"Any material may be used, but the theme is the same and the response is the same for all artwork ... we all have the same concern, but the artist must know exactly what the experience is. He must pursue the truth relentlessly." - Agnes Martin
In the late 1950s, Agnes Martin created delicate but vibrant works in a light, airy studio close to New York's East River on Coenties Slip. Martin lived and worked downtown in a sparsely furnished loft, amid a group of emerging younger artists, several of whom were also affiliated with her gallerist, the legendary and visionary Betty Parsons. Jack Youngerman, Ellsworth Kelly, Robert Indiana, James Rosenquist, and Lenore Tawney offered Martin a supportive coterie, while she provided a model of a disciplined life dedicated to exacting practice.
The present lot, Homage to Greece, is offered on behalf of the Estate of pioneering fiber artist Lenore G. Tawney to benefit the Lenore G. Tawney Foundation, established in 1989 to provide emerging artists with opportunities to further their artistic endeavors. Lenore Tawney's first solo exhibition was held from November 1961 through January 1962 at the Staten Island Museum in New York, and was curated by James Coggin. Martin contributed a brief introduction to a brochure for the exhibition. It is not only her earliest published statement, but also the only occasion on which she wrote on the work of a fellow artist: "With directness and clarity, with what appears to be complete certainty of image, beyond primitive determination or any other aggressiveness, sensitive and accurate down to the last twist of the smallest thread, [Lenore Tawney's] work flows out without hesitation and with a consistent quality.... There is an urgency that sweeps us up, an originality and success that holds us in wonder" (A. Martin, Lenore Tawney, New York, 1961, n.p.).
Martin completed Homage to Greece in 1959, an important year for her. She had her first exhibition at Betty Parsons and, by this time, her new and highly simplified abstract works, dominated by her all-over grids and monochromatic color schemes, had superceded her representational works (including surrealistic oils as well as landscapes and figurative watercolors). Homage to Greece is one of the earliest examples of Martin formally investigating the grid's aesthetic nature. In it, she explores these concepts in a composition of delicately overlapping painted canvas squares, carefully assembled and laid down on board, creating their own cumulative grid. Adding to the elements of assemblage, Martin hammered several nails lined up horizontally across the surface's upper half, puncturing the canvas; the resulting grids, squares and lines would become her work's central components throughout her career. Martin increasingly honed her formats into squares of two distinct sizes: small canvases of approximately a foot square, such as the present lot, and a grander, bodily-based scale measuring six feet per side. This is one of Martin's most intimate works, and executing her art on such a scale allowed her to explore her ideas fully, in close focus, while also permitting the viewer a condensed, engrossing, immersive experience.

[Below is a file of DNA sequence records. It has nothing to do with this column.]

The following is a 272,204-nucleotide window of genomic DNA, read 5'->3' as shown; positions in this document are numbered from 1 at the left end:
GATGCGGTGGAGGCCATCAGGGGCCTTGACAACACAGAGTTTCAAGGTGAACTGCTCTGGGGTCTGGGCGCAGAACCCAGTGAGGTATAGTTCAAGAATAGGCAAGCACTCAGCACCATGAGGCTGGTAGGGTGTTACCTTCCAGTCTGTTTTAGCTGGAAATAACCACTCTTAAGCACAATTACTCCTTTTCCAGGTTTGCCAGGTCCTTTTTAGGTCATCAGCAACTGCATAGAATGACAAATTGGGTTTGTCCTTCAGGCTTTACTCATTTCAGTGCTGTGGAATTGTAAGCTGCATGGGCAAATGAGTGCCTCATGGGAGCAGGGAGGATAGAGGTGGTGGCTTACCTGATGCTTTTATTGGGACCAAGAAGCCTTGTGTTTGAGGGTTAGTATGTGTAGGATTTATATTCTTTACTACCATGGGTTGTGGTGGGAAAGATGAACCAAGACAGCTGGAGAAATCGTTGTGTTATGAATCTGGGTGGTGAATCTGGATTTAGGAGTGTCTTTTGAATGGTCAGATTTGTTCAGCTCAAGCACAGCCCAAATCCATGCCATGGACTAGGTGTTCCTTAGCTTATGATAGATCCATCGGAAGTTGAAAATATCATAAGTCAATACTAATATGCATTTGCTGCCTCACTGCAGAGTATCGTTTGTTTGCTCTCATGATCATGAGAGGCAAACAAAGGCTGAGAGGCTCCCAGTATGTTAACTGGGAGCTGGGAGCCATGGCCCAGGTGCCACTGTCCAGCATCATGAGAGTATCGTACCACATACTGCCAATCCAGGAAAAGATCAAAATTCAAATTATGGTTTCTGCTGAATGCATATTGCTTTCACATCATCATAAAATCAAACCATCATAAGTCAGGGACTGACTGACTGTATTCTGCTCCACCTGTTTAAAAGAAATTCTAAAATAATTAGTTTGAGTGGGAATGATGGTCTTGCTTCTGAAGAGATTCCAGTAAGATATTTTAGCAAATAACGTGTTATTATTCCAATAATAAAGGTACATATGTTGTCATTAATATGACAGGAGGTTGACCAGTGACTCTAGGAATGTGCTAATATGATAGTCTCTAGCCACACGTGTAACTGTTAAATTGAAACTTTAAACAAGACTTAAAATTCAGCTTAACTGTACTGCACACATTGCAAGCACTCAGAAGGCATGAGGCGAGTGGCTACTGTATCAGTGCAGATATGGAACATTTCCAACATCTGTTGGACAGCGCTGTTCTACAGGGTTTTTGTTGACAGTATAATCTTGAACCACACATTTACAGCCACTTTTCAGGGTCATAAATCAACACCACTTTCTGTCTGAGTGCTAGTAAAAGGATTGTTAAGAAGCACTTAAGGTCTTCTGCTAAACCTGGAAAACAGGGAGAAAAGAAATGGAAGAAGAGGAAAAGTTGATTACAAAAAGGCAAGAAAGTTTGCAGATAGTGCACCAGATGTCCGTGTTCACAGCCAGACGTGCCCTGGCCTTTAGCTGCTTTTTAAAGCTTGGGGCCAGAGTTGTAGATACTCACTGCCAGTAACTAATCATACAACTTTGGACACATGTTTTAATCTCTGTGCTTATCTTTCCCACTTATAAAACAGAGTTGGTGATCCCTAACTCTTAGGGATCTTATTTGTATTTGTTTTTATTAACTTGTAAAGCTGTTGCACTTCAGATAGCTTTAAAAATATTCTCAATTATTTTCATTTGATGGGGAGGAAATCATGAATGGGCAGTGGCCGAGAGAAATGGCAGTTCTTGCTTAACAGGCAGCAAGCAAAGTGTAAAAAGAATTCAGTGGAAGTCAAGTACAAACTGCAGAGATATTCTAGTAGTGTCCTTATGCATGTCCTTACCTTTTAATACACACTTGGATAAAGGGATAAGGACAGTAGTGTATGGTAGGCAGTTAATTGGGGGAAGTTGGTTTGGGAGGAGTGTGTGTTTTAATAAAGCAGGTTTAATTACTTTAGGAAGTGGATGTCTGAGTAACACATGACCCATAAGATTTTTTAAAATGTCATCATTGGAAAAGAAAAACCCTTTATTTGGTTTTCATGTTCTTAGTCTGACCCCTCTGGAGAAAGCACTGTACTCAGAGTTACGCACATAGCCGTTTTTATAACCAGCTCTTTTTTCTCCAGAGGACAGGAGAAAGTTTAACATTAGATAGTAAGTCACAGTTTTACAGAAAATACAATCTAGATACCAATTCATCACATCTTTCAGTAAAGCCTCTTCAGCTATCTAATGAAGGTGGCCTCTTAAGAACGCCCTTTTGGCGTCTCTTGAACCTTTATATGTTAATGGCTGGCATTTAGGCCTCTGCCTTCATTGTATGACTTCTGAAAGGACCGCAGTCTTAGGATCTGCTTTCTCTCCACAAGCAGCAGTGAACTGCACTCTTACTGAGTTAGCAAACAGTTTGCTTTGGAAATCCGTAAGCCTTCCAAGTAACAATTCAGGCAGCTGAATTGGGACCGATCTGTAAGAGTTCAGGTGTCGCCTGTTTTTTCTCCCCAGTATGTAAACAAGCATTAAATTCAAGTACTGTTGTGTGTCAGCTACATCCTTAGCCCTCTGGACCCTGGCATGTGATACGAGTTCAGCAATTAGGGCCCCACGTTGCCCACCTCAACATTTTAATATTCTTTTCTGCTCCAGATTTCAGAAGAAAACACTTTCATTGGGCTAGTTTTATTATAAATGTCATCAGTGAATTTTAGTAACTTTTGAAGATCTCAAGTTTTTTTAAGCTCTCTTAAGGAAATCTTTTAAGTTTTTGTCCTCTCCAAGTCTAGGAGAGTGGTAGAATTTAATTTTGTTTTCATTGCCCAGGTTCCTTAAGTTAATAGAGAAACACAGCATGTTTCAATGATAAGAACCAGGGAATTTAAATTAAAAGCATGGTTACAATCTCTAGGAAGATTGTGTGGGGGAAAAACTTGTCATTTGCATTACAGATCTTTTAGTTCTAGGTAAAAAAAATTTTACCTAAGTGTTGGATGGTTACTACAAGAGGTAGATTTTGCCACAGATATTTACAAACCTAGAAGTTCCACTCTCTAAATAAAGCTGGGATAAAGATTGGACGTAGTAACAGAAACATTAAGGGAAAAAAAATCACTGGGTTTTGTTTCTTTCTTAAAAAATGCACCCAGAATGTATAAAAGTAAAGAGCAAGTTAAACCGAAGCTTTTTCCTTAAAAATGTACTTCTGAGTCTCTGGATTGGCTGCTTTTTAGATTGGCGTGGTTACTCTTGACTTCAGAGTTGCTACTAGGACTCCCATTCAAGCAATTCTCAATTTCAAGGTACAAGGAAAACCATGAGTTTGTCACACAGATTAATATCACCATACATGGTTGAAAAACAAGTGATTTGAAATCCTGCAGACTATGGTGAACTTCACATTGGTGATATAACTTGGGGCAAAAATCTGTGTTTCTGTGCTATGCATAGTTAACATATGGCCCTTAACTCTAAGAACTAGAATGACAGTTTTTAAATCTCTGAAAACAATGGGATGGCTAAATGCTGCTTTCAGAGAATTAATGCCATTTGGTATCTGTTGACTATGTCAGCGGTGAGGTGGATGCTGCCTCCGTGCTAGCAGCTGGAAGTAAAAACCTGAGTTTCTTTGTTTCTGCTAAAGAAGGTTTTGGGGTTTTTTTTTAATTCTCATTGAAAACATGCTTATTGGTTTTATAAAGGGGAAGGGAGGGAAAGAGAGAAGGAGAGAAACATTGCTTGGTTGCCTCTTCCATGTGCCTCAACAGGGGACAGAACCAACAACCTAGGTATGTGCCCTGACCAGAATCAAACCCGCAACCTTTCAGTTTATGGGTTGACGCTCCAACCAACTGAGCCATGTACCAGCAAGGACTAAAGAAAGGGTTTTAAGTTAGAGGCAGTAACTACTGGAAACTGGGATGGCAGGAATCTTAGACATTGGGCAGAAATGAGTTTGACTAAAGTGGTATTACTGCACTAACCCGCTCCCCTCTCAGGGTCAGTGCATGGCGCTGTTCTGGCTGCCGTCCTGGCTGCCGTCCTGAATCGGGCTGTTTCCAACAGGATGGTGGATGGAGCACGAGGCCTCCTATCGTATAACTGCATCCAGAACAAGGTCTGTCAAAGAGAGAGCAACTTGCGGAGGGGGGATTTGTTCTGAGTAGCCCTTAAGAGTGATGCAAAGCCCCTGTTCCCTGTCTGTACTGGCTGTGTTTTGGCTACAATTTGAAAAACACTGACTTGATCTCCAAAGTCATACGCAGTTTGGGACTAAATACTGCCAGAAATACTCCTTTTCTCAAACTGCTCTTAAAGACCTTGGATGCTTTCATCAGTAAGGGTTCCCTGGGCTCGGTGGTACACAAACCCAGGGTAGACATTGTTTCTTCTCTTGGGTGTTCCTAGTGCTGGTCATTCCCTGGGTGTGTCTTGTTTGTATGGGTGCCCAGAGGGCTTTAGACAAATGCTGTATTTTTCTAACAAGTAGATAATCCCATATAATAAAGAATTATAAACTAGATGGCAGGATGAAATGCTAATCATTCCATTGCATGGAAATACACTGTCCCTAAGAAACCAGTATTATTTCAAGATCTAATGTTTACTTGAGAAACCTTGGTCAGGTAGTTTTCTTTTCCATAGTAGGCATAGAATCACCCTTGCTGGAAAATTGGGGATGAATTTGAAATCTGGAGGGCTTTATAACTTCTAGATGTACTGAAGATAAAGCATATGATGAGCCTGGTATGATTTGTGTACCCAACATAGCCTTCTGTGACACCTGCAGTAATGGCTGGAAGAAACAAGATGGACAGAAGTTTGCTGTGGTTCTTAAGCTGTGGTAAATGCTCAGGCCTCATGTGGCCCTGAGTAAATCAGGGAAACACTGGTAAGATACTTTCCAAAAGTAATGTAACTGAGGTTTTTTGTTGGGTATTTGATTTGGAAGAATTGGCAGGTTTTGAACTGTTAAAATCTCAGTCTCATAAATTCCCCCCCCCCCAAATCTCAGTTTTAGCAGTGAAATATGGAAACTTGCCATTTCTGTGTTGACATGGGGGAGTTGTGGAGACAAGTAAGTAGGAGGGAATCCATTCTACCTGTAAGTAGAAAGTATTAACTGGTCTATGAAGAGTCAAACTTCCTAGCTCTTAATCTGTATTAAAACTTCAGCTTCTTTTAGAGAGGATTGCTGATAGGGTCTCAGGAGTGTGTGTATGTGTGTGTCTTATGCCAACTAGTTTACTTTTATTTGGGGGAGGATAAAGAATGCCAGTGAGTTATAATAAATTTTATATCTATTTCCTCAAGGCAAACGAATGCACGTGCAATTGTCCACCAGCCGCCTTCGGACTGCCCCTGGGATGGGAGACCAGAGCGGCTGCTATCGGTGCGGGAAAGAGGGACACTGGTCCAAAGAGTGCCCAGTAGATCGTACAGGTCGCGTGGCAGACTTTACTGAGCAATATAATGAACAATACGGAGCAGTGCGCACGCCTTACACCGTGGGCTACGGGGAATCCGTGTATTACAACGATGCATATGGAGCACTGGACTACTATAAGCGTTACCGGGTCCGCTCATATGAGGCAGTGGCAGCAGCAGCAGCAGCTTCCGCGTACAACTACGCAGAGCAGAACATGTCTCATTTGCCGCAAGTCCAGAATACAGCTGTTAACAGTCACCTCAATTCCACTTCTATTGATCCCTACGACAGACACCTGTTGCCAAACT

Although critics have frequently labeled Martin as a Minimalist and closely affiliated with artists such as Donald Judd and Carl Andre, Martin always described herself as an Abstract Expressionist. Mark Rothko and Barnett Newman particularly influenced her as a young artist in New York during the 1950s. Like them, she rejected recognizable forms, and strived to represent infinite space in a quest for the sublime. The concepts of Taoism and Zen Buddhism, which she had studied while at Columbia University in the early 1940s, proved vital to Martin's practice. This interest in spirituality led her to study the philosophy of ancient Greece, and Martin began to think of her geometric compositions as the most appropriate vehicle for expressing spiritual content. She looked toward Greek classicism's order to inspire her motifs. She manipulated geometry's logic to pursue classical perfection, which the artist considered absent from nature and only held in the mind. The qualities of beauty and perfection evident in Martin's paintings bear testimony to the artist's spiritual orientation and disciplined approach to life. Throughout the 1950s, Martin mastered the task of making a painting speak the language of the inner mind, a metaphysical place where she felt the external world's beauty and perfection resided as absolute ideas.